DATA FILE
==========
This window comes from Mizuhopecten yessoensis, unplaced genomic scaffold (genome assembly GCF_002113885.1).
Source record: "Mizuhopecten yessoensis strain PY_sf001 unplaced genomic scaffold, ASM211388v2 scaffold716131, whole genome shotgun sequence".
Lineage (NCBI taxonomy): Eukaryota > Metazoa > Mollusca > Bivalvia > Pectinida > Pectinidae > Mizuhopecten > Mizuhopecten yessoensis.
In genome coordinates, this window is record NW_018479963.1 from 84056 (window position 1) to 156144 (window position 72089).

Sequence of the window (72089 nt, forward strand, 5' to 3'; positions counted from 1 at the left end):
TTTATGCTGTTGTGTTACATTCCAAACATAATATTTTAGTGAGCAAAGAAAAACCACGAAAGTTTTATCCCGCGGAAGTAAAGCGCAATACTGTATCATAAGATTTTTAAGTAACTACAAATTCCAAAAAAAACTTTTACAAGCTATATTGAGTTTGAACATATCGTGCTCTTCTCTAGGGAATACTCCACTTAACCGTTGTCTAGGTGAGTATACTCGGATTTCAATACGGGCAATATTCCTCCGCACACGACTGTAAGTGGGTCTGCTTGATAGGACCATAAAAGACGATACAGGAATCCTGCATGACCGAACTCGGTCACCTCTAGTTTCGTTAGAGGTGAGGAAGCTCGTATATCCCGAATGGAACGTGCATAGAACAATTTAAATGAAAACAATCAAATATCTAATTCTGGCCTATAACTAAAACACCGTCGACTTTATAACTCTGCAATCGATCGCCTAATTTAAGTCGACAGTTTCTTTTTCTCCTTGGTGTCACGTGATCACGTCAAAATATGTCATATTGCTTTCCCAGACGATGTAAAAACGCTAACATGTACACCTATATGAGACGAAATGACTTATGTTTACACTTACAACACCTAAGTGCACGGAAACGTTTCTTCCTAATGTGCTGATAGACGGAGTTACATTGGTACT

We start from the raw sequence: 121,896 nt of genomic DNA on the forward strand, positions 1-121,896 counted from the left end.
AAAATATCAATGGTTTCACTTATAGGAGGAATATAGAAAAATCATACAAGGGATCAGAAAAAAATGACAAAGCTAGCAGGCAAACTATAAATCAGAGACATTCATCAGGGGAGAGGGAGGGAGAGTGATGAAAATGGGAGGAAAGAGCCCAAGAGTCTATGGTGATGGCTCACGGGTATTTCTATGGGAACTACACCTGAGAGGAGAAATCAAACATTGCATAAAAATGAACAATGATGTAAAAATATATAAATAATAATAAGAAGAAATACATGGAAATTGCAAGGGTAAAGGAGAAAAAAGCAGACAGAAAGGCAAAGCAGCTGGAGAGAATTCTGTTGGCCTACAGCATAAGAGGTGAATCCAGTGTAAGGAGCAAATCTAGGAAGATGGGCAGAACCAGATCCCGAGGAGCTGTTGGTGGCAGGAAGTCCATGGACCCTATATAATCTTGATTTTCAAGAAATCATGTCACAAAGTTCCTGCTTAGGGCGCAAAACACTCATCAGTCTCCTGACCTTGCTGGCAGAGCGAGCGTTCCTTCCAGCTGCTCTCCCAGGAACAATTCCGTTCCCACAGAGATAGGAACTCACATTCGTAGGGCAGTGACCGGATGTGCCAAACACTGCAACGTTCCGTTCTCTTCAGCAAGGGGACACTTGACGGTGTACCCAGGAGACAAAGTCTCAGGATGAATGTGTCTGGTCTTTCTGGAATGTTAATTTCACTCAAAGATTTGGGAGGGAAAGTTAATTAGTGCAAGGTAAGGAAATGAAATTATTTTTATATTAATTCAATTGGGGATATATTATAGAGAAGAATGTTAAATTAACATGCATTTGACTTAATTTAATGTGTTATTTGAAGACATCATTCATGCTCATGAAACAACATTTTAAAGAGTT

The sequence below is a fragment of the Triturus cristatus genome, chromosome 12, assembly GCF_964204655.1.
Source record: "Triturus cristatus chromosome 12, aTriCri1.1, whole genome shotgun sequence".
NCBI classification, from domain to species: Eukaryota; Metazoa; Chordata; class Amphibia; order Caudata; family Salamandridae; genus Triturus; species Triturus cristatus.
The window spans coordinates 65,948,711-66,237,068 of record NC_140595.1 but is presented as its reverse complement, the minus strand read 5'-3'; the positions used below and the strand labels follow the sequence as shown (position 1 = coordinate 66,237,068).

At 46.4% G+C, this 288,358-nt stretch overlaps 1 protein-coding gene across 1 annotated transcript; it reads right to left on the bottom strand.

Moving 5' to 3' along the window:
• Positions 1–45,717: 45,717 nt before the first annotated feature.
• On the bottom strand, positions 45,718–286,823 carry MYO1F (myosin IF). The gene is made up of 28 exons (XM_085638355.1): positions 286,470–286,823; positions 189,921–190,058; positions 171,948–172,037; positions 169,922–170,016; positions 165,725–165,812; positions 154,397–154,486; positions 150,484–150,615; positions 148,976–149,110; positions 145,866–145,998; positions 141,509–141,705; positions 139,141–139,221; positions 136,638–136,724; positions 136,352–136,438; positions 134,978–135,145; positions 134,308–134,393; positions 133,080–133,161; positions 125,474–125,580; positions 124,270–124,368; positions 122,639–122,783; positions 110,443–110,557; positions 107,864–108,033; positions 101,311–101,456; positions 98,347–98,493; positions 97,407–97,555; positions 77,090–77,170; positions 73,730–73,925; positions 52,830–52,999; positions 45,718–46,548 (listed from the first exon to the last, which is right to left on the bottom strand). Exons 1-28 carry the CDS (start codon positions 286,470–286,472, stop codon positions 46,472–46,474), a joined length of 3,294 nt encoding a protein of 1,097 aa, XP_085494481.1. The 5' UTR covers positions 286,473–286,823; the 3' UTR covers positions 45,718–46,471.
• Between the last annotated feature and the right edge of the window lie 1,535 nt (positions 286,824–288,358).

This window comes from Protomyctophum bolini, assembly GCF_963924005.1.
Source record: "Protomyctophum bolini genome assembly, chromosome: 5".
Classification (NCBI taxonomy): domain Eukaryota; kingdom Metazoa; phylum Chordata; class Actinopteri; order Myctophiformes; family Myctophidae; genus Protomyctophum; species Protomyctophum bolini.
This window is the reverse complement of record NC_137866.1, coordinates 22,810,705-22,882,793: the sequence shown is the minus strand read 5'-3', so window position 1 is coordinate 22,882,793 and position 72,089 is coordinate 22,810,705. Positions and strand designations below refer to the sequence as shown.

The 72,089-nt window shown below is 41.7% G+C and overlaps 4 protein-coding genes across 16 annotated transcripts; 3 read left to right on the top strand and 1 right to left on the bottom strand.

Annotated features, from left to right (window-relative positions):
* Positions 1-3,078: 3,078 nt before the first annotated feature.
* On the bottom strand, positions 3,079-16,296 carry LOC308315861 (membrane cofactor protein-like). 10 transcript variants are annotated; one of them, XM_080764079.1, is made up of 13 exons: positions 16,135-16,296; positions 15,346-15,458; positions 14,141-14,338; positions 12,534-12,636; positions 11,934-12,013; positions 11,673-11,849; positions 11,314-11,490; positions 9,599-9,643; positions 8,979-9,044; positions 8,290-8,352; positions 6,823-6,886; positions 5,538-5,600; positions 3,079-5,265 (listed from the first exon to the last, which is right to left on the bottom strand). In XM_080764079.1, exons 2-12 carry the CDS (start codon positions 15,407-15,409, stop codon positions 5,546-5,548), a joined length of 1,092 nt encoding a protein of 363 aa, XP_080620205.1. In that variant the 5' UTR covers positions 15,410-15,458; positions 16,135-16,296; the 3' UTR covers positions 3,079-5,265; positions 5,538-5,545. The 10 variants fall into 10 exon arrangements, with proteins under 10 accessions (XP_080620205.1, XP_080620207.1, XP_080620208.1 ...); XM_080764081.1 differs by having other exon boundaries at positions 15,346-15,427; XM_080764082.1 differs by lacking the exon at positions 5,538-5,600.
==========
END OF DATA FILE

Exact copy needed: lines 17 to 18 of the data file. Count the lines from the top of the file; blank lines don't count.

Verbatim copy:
• Between the last annotated feature and the right edge of the window lie 1,535 nt (positions 286,824–288,358).

This window comes from Protomyctophum bolini, assembly GCF_963924005.1.